PERSPECTIVE: Read the Bible
Year after year, the best selling book in the world is the Bible. Nothing has threatened its place as the most cherished book. We Americans have no idea how much people in many parts of the world long to have even so much as a page of the Bible to read. The Bible is the book most treasured by believers in the land of Lottie. They cannot conceive that many of us have shelves of Bibles in many different translations.
While the Bible is the best-selling book in the world, I would suggest it is perhaps the least read book. I am constantly amazed that so many followers of Christ choose to go months and months without opening the Bible to read and study it. After all, the Bible is our guidebook for living the abundant life.
As a pastor, I would always begin the new year by challenging my church family to read the Bible through during the year. There are many easy ways to accomplish that today. Good reading guides are readily available. One of my favorite ways to read through the Bible is by purchasing a one-year Bible. They are arranged with daily readings from the Old Testament, the New Testament and brief passages in Psalms and Proverbs. Using this convenient approach, it takes only about 15 minutes a day to take your daily spiritual vitamin. Over the years, I have read through several translations that have given me even richer insights into the truths of God.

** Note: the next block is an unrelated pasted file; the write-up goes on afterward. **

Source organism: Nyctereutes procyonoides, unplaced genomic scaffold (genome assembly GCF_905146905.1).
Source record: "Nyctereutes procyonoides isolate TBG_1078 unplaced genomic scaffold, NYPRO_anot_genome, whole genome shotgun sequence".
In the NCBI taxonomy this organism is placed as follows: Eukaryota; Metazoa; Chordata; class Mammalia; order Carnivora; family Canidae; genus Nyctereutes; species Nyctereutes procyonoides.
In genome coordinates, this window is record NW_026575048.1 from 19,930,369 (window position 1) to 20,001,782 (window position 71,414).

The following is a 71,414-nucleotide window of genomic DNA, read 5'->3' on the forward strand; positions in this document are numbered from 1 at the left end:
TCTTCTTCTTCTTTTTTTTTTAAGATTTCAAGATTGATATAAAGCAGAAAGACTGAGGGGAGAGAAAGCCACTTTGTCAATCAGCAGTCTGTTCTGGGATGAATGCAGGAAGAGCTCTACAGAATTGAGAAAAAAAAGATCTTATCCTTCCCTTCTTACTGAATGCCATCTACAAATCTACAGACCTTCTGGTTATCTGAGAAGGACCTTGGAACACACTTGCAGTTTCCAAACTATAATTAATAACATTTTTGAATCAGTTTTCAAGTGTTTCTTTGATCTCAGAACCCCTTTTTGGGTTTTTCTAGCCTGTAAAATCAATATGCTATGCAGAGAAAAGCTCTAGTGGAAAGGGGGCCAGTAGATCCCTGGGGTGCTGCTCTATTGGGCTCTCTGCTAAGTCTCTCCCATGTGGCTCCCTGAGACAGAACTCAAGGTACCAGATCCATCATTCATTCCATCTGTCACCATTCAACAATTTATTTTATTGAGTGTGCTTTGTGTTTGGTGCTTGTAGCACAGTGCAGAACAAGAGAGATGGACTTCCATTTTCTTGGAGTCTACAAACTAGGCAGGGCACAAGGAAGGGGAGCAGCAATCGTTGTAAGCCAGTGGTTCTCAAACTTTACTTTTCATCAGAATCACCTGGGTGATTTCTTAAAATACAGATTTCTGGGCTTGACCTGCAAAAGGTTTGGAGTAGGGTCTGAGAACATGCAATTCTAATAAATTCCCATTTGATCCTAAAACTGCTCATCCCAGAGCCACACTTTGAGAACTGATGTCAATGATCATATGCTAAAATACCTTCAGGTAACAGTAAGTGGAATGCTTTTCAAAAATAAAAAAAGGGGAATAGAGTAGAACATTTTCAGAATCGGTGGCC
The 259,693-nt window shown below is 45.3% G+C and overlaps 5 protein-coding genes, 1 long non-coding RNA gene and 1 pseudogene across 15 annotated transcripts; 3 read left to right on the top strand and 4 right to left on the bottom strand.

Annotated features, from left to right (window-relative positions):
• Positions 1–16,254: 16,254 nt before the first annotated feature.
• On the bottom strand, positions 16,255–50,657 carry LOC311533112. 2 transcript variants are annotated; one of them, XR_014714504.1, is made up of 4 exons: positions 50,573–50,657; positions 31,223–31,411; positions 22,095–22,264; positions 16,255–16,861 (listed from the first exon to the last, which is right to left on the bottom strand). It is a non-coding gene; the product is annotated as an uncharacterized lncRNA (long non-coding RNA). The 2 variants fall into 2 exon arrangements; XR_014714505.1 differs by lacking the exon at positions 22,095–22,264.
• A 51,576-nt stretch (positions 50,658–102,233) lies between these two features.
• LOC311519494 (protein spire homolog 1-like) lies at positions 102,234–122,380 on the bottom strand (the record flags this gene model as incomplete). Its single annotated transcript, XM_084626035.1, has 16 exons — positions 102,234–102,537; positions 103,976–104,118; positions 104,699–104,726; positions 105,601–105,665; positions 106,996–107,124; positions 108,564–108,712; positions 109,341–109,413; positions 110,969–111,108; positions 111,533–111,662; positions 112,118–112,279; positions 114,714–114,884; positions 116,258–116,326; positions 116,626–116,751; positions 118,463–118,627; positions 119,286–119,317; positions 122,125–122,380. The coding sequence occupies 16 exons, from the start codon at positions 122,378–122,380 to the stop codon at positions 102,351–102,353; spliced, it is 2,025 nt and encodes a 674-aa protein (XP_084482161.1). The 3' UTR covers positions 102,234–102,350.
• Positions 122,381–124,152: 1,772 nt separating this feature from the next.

Paul speaks of the powerful ability of the Word of God to impact our lives: “All Scripture is breathed out by God and is profitable for teaching, for reproof, for correction, and for training in righteousness, that the man of God may be competent, equipped for every good work” (II Timothy 3:16‑17 ESV).
I know of few disciplines in the Christian life that provide more benefit. I have found the Word meeting needs day in and day out. Sometimes it is the balm that brings calmness to my heart. At other times, when I find myself without direction and needing the wisdom that comes only from God, I open the book and am amazed how the Scripture of the day provides the direction I need. Sometimes my faith is tested, and I am about to crumble. I open my Bible early in the morning and find words that encourage and strengthen me.
The Psalmist declared, “I have stored up Your Word in my heart that I might not sin against You” (Psalm 119:11 ESV). For many of us, Scripture memorization ended in childhood. It shouldn’t have. Hiding the Scripture in our hearts places a foundation in our lives that nothing else can. Memorizing the Word allows it to set in our minds, and we are able to contemplate its truths moment by moment. It is interesting that prisoners of war have often given eloquent testimony of the power of Scripture committed to memory to keep them alive and mentally strong during confinement.
My challenge to us all is to spend 2010 in the Word. Let it flow over our lives like a river flows over the rocks in the stream bed. Cherish the truths you read and commit them to memory. The rich truths will work on your mind and heart throughout the day. If you will read and memorize the Scripture as a daily discipline, this year will be a blessed year for you. You may face extreme hardship or experience great victory. In every case, a heart and head full of the Word will make the hardships tolerable and the victories sweeter.
Anthony L. Jordan is executive director-treasurer of the Baptist General Convention of Oklahoma.